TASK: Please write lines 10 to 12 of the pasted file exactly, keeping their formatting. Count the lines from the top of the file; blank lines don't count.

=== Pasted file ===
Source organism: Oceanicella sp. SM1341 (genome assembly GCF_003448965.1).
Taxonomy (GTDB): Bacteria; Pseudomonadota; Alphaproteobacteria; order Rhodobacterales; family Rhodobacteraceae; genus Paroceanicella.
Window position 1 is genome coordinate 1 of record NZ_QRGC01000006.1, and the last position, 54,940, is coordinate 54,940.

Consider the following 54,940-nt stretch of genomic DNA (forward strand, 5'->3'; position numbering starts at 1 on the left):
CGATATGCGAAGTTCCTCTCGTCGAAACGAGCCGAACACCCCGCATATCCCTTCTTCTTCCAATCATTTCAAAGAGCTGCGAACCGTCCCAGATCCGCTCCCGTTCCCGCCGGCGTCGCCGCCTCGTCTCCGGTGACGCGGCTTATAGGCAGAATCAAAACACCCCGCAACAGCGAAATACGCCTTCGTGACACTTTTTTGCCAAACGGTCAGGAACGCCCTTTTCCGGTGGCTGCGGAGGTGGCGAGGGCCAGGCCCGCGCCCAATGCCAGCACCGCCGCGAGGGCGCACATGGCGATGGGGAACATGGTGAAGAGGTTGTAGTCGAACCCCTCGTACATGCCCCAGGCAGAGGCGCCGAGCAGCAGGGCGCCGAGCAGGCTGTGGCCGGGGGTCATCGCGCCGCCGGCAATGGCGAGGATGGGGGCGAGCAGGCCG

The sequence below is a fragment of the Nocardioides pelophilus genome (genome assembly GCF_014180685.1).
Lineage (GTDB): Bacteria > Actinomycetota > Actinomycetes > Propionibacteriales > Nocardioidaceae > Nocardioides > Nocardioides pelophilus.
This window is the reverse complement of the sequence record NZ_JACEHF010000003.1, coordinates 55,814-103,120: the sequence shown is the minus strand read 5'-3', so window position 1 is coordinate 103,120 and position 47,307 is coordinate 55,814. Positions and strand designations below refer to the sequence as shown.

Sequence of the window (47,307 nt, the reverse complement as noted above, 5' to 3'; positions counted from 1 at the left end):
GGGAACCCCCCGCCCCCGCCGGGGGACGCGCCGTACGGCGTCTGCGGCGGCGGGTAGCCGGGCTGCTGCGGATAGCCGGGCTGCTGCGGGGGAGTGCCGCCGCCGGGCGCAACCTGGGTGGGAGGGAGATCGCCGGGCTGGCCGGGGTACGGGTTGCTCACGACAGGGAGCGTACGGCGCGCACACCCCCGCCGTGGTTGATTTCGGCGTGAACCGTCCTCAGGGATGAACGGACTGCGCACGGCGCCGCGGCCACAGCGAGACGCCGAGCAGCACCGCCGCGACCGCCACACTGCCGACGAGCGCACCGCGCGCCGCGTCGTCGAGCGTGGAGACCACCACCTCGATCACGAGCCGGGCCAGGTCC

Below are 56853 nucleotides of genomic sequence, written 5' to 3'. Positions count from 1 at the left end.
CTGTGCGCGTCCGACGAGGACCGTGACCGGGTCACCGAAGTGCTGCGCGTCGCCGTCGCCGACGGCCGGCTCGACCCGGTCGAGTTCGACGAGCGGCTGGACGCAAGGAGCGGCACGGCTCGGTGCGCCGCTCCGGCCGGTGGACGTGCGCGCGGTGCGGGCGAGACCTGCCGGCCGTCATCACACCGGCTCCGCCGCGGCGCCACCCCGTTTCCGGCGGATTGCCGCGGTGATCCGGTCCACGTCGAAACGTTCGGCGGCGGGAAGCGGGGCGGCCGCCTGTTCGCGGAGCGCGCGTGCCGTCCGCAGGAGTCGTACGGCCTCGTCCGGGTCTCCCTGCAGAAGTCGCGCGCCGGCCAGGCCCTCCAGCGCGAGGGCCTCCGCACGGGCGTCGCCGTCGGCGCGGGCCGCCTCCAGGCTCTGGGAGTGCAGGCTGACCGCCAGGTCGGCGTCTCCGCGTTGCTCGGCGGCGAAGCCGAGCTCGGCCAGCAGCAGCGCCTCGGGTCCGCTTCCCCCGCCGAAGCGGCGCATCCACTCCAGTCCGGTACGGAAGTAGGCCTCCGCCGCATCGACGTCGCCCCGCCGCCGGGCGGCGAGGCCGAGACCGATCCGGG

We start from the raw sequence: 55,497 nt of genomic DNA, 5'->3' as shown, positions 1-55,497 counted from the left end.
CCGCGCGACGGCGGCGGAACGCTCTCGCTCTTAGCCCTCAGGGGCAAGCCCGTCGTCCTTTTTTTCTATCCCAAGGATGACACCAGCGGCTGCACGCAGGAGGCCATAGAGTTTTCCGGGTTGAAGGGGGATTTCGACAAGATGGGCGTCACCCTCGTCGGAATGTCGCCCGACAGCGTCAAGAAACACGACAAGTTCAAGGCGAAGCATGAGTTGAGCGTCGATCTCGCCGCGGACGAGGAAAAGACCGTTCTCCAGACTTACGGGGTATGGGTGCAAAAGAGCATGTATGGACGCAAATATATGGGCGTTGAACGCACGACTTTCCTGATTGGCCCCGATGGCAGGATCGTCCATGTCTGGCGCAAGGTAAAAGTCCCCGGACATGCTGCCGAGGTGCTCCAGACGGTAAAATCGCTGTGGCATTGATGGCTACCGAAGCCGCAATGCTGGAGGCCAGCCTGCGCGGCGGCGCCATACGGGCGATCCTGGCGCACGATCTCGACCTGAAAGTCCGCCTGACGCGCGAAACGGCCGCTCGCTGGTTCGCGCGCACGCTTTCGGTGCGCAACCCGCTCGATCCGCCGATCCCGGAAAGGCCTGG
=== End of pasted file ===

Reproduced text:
GGGAACCCCCCGCCCCCGCCGGGGGACGCGCCGTACGGCGTCTGCGGCGGCGGGTAGCCGGGCTGCTGCGGATAGCCGGGCTGCTGCGGGGGAGTGCCGCCGCCGGGCGCAACCTGGGTGGGAGGGAGATCGCCGGGCTGGCCGGGGTACGGGTTGCTCACGACAGGGAGCGTACGGCGCGCACACCCCCGCCGTGGTTGATTTCGGCGTGAACCGTCCTCAGGGATGAACGGACTGCGCACGGCGCCGCGGCCACAGCGAGACGCCGAGCAGCACCGCCGCGACCGCCACACTGCCGACGAGCGCACCGCGCGCCGCGTCGTCGAGCGTGGAGACCACCACCTCGATCACGAGCCGGGCCAGGTCC

Below are 56853 nucleotides of genomic sequence, written 5' to 3'. Positions count from 1 at the left end.
CTGTGCGCGTCCGACGAGGACCGTGACCGGGTCACCGAAGTGCTGCGCGTCGCCGTCGCCGACGGCCGGCTCGACCCGGTCGAGTTCGACGAGCGGCTGGACGCAAGGAGCGGCACGGCTCGGTGCGCCGCTCCGGCCGGTGGACGTGCGCGCGGTGCGGGCGAGACCTGCCGGCCGTCATCACACCGGCTCCGCCGCGGCGCCACCCCGTTTCCGGCGGATTGCCGCGGTGATCCGGTCCACGTCGAAACGTTCGGCGGCGGGAAGCGGGGCGGCCGCCTGTTCGCGGAGCGCGCGTGCCGTCCGCAGGAGTCGTACGGCCTCGTCCGGGTCTCCCTGCAGAAGTCGCGCGCCGGCCAGGCCCTCCAGCGCGAGGGCCTCCGCACGGGCGTCGCCGTCGGCGCGGGCCGCCTCCAGGCTCTGGGAGTGCAGGCTGACCGCCAGGTCGGCGTCTCCGCGTTGCTCGGCGGCGAAGCCGAGCTCGGCCAGCAGCAGCGCCTCGGGTCCGCTTCCCCCGCCGAAGCGGCGCATCCACTCCAGTCCGGTACGGAAGTAGGCCTCCGCCGCATCGACGTCGCCCCGCCGCCGGGCGGCGAGGCCGAGACCGATCCGGG